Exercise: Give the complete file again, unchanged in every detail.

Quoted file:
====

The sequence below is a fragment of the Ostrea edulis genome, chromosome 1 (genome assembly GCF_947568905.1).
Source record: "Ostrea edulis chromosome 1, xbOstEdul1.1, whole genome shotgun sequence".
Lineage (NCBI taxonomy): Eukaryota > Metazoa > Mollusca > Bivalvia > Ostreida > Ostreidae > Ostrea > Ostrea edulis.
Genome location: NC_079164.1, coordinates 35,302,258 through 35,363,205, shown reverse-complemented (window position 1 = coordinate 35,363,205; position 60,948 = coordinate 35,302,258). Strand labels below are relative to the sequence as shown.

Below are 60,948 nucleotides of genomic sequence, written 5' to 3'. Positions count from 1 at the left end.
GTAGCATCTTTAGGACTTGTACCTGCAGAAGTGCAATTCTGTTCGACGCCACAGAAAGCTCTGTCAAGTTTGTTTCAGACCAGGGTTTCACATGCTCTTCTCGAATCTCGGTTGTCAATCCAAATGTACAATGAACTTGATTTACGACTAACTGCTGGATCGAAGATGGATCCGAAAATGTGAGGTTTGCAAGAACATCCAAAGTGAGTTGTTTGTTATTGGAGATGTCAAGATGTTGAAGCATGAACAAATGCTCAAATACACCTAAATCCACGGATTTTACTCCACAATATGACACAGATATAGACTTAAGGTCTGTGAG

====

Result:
The sequence below is a fragment of the Ostrea edulis genome, chromosome 1 (genome assembly GCF_947568905.1).
Source record: "Ostrea edulis chromosome 1, xbOstEdul1.1, whole genome shotgun sequence".
Lineage (NCBI taxonomy): Eukaryota > Metazoa > Mollusca > Bivalvia > Ostreida > Ostreidae > Ostrea > Ostrea edulis.
Genome location: NC_079164.1, coordinates 35,302,258 through 35,363,205, shown reverse-complemented (window position 1 = coordinate 35,363,205; position 60,948 = coordinate 35,302,258). Strand labels below are relative to the sequence as shown.

Below are 60,948 nucleotides of genomic sequence, written 5' to 3'. Positions count from 1 at the left end.
GTAGCATCTTTAGGACTTGTACCTGCAGAAGTGCAATTCTGTTCGACGCCACAGAAAGCTCTGTCAAGTTTGTTTCAGACCAGGGTTTCACATGCTCTTCTCGAATCTCGGTTGTCAATCCAAATGTACAATGAACTTGATTTACGACTAACTGCTGGATCGAAGATGGATCCGAAAATGTGAGGTTTGCAAGAACATCCAAAGTGAGTTGTTTGTTATTGGAGATGTCAAGATGTTGAAGCATGAACAAATGCTCAAATACACCTAAATCCACGGATTTTACTCCACAATATGACACAGATATAGACTTAAGGTCTGTGAG